This week, Toronto was hit by the first (and most likely only) real snowstorm of the winter. Given how little snow we’ve had this year, I was eager to go out and shoot the city in the snow. The storm was forecasted to start in the afternoon, but unfortunately, it only got real at night.
I decided to go out anyway, knowing that the conditions would be far from ideal, with the cold, the darkness and the limited visibility.
Shooting handheld in a snowstorm
My first decision was to shoot handheld. You might think this was not very smart in such conditions; you’re right, it definitely added some complexity to my shots. But here are a few reasons to shoot handheld in a snowstorm:
- I wanted to shoot at (relatively) fast shutter speeds to freeze the falling snowflakes. At long shutter speeds, they tend to disappear.
- Long exposures on a tripod will make you wait in the cold. Shooting handheld kept me moving, so I stayed warm.
- I was able to shoot quickly, which was very handy in situations like shooting straight up or in the middle of the road.
Don’t be afraid of high ISO
Today’s cameras are able to handle noise at high ISO pretty well! I was shooting with my Sony a7R II, but despite its 42MP, the shots you see in this article were shot around ISO 3200. There is some noise, but it’s definitely acceptable.
I stayed out shooting for over 2 hours, so I had to stay warm. This meant having several layers and ample protection. To stay warm, you need your feet and hands to stay warm, so have appropriate boots and gloves. Protect you face because the wind and the falling snow will not be kind to your skin.
Also, if you are shooting in the city, do take a few minutes to go inside a lobby to warm up. Transit is also a good solution if you are moving around. It is way easier than to use a car.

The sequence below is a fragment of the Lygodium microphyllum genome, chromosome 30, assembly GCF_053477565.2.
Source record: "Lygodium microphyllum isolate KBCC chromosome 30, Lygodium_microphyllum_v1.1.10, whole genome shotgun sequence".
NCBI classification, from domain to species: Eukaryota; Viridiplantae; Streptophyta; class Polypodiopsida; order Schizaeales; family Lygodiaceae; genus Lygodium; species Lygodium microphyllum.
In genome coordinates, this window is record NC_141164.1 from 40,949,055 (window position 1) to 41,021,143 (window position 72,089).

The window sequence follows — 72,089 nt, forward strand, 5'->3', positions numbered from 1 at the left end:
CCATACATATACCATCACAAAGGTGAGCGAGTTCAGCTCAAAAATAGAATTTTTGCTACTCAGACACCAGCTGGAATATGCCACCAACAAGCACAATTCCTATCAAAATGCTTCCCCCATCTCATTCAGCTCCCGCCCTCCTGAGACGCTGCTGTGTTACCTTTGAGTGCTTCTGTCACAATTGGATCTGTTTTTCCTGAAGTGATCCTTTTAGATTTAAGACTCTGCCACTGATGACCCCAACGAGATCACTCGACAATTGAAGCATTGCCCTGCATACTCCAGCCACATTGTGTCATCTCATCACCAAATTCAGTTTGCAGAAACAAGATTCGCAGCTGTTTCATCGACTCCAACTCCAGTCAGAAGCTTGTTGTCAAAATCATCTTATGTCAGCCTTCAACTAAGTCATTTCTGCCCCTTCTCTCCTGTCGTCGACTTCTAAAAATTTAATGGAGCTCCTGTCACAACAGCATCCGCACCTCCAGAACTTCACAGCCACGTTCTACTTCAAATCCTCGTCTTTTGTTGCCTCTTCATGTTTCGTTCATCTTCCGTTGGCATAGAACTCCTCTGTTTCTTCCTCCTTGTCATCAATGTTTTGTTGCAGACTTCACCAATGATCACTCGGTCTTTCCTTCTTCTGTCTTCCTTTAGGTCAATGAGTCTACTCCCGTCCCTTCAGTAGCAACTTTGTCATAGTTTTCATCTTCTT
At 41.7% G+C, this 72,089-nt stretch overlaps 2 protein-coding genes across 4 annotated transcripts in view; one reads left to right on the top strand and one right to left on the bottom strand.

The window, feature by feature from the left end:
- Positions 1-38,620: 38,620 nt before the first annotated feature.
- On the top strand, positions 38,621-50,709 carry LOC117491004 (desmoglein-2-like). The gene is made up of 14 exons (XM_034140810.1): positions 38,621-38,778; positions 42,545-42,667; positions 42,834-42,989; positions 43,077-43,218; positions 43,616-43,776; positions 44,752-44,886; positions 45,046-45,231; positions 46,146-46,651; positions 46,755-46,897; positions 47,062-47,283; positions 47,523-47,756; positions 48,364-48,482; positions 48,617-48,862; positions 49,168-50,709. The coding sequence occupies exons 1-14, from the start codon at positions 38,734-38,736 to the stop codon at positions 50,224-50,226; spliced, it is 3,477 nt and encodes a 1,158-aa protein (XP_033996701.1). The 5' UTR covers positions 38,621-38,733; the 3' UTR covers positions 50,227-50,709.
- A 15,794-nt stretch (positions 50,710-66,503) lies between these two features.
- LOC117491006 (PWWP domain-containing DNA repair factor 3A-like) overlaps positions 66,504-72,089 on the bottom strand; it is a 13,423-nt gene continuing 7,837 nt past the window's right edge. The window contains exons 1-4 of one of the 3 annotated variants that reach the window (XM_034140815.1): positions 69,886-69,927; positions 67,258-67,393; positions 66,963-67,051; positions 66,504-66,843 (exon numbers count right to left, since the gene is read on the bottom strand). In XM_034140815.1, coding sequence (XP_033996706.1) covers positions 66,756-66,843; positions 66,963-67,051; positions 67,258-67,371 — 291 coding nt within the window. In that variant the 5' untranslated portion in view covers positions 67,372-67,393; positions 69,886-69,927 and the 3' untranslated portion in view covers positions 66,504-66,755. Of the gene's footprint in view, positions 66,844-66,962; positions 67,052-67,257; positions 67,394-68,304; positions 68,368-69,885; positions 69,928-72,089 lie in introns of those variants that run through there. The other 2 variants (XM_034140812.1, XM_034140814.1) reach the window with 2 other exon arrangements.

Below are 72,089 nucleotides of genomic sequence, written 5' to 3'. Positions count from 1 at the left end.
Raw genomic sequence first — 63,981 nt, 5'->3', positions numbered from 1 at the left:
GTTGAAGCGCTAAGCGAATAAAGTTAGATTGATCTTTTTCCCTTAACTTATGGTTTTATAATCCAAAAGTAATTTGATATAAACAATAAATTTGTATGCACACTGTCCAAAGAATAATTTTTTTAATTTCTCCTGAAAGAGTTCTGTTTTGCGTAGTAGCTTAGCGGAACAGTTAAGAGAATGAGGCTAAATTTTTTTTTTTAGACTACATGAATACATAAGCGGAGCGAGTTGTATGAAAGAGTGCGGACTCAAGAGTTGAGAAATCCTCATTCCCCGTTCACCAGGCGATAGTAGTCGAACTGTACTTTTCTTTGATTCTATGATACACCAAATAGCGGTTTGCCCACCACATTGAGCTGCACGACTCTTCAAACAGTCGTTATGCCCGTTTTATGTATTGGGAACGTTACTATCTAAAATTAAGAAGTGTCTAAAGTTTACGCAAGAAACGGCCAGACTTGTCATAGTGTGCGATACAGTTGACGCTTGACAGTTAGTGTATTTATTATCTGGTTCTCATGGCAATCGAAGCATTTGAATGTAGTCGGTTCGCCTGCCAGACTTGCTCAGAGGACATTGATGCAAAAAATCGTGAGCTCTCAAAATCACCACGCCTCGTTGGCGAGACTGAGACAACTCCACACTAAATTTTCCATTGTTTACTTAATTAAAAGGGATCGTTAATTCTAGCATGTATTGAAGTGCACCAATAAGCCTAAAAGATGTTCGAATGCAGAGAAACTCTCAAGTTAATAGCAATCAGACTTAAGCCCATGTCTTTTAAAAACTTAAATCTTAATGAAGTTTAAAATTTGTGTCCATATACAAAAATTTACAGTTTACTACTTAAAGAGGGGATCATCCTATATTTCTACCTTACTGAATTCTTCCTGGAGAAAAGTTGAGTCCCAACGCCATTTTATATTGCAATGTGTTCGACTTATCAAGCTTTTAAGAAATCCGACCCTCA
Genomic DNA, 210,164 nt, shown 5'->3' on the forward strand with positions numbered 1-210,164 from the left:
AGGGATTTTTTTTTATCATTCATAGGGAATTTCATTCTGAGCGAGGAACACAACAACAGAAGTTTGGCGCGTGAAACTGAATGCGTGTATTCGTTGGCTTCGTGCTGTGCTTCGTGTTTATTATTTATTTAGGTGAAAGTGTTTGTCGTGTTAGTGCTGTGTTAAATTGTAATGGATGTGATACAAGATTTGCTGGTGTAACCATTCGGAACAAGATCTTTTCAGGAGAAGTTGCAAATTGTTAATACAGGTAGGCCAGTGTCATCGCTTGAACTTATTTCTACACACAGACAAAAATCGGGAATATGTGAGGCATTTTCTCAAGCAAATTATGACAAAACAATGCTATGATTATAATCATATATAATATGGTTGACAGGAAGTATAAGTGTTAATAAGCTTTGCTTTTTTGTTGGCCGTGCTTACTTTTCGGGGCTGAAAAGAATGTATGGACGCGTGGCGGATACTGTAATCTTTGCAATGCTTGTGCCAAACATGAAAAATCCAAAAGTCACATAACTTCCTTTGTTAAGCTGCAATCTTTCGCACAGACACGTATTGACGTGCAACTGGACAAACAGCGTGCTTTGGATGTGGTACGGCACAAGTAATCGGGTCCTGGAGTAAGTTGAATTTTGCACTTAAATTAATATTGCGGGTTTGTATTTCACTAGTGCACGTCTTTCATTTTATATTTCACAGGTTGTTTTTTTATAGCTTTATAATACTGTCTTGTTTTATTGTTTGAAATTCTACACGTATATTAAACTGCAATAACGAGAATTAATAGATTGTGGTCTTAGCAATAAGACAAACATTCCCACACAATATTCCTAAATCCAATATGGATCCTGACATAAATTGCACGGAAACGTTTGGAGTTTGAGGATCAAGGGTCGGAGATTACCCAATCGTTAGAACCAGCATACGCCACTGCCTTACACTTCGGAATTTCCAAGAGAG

If you do go inside, I recommend using a ziplock bag to keep your camera and lens from fogging up. Simply put your camera in the bag and close it tightly before getting into a warm place.
Don’t fiddle with your settings
With warm gloves, it’s not easy to use the buttons and dials on your camera. I recommend using a mode like aperture priority so you don’t have to change settings too much. I used auto-ISO with a maximum of 3200, so I would not even have to worry about it.
Photograph people too
I loved photographing the quiet, empty city during the snowstorm. Nothing like finding deserted places right downtown Toronto. But there was still some activity, like streetcars and people trying to clear up the snow.
Shoot in black and white
Snow just looks good in black and white. Period. I shot the images below in the Distillery District, which has a lot of heritage brick buildings. Black and white gave a timeless look to the photos.
Shoot iconic locations
Chances are, you can get a different look at a location that has been photographed 100,000 times. A snowstorm is a relatively rare occurrence, and most people stay home. Get out to get that unique shot!
Have you ever shot in a snowstorm? What was your experience? Any tips?